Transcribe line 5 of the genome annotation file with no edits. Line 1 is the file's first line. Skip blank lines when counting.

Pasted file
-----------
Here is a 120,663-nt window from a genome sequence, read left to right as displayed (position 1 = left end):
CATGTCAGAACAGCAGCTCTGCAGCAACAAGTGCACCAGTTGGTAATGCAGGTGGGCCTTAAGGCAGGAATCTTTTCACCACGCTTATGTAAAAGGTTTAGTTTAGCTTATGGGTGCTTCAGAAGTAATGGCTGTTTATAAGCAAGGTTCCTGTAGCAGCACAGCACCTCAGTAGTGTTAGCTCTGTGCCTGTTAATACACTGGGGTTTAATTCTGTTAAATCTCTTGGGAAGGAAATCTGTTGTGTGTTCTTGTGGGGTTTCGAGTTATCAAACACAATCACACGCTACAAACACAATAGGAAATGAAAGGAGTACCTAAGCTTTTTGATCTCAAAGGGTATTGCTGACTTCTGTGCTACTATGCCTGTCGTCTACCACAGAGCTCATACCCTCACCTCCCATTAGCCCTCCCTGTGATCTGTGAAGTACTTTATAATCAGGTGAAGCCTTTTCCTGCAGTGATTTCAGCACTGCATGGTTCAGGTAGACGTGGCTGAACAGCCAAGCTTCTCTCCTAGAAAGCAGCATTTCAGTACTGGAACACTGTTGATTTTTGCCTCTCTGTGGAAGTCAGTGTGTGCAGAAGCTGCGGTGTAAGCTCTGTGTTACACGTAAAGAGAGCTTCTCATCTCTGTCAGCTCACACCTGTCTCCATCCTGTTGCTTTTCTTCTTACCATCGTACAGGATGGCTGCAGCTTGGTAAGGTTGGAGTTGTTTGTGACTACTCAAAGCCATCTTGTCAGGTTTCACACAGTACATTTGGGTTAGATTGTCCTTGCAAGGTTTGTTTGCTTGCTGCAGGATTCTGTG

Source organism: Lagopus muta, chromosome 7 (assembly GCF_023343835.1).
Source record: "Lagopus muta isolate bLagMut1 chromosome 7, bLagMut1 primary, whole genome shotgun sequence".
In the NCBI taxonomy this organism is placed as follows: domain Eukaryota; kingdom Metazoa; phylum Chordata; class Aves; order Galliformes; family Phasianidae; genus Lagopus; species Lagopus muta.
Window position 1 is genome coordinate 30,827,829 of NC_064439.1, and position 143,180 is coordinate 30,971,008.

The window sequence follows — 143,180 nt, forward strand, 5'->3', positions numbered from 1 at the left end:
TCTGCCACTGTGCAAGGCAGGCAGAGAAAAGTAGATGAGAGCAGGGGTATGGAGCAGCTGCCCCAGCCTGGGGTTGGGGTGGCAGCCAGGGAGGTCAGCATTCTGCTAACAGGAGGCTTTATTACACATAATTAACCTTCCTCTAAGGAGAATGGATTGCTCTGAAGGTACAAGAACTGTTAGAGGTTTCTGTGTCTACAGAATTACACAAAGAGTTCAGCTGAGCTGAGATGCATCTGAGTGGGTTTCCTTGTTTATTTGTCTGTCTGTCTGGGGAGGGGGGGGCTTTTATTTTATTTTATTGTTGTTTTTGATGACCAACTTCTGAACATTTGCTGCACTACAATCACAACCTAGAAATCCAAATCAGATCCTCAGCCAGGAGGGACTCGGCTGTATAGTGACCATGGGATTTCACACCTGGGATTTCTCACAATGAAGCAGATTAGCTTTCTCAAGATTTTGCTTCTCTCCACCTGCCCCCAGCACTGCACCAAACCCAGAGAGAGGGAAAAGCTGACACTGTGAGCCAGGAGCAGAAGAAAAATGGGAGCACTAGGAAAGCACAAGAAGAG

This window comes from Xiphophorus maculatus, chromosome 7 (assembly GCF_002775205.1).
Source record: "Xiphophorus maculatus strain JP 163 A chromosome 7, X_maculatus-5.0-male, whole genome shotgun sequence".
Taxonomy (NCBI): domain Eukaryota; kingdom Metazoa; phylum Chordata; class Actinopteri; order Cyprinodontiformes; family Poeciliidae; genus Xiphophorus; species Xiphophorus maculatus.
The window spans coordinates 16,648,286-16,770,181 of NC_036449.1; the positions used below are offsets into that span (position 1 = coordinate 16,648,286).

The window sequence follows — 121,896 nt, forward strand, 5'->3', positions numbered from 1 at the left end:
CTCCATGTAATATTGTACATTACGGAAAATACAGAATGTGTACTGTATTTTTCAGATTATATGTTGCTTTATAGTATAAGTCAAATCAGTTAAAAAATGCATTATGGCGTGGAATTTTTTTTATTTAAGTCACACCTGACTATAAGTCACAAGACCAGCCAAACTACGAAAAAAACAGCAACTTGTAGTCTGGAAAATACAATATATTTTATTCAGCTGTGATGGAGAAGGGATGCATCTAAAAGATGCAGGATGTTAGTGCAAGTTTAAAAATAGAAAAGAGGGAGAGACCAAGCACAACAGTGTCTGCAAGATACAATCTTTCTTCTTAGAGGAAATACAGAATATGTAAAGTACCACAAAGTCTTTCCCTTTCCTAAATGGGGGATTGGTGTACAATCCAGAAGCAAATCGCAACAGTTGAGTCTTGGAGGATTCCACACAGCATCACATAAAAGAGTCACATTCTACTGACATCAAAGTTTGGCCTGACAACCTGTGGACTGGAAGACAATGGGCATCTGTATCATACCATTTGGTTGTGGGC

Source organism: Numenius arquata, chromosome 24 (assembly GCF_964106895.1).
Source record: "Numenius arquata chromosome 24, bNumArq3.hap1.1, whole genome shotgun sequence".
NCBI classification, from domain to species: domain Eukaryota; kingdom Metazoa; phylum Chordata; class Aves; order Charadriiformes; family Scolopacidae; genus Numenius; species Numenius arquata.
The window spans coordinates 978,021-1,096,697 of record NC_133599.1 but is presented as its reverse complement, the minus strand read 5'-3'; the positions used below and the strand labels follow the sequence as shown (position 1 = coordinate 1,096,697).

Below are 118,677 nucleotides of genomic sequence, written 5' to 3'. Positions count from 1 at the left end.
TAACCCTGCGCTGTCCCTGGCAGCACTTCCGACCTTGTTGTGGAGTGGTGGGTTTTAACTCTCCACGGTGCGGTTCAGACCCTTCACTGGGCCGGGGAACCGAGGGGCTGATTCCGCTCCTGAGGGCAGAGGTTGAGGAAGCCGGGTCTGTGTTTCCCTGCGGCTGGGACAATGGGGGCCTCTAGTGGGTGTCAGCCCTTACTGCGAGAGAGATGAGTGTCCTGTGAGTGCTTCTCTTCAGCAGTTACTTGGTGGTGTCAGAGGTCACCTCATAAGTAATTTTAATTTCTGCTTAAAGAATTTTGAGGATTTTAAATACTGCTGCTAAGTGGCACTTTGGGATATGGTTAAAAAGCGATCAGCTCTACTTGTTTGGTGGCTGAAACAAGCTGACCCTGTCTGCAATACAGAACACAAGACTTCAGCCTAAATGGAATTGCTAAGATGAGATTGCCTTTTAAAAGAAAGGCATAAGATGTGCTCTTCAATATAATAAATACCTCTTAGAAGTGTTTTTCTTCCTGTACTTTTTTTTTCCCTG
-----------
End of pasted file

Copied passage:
In the NCBI taxonomy this organism is placed as follows: domain Eukaryota; kingdom Metazoa; phylum Chordata; class Aves; order Galliformes; family Phasianidae; genus Lagopus; species Lagopus muta.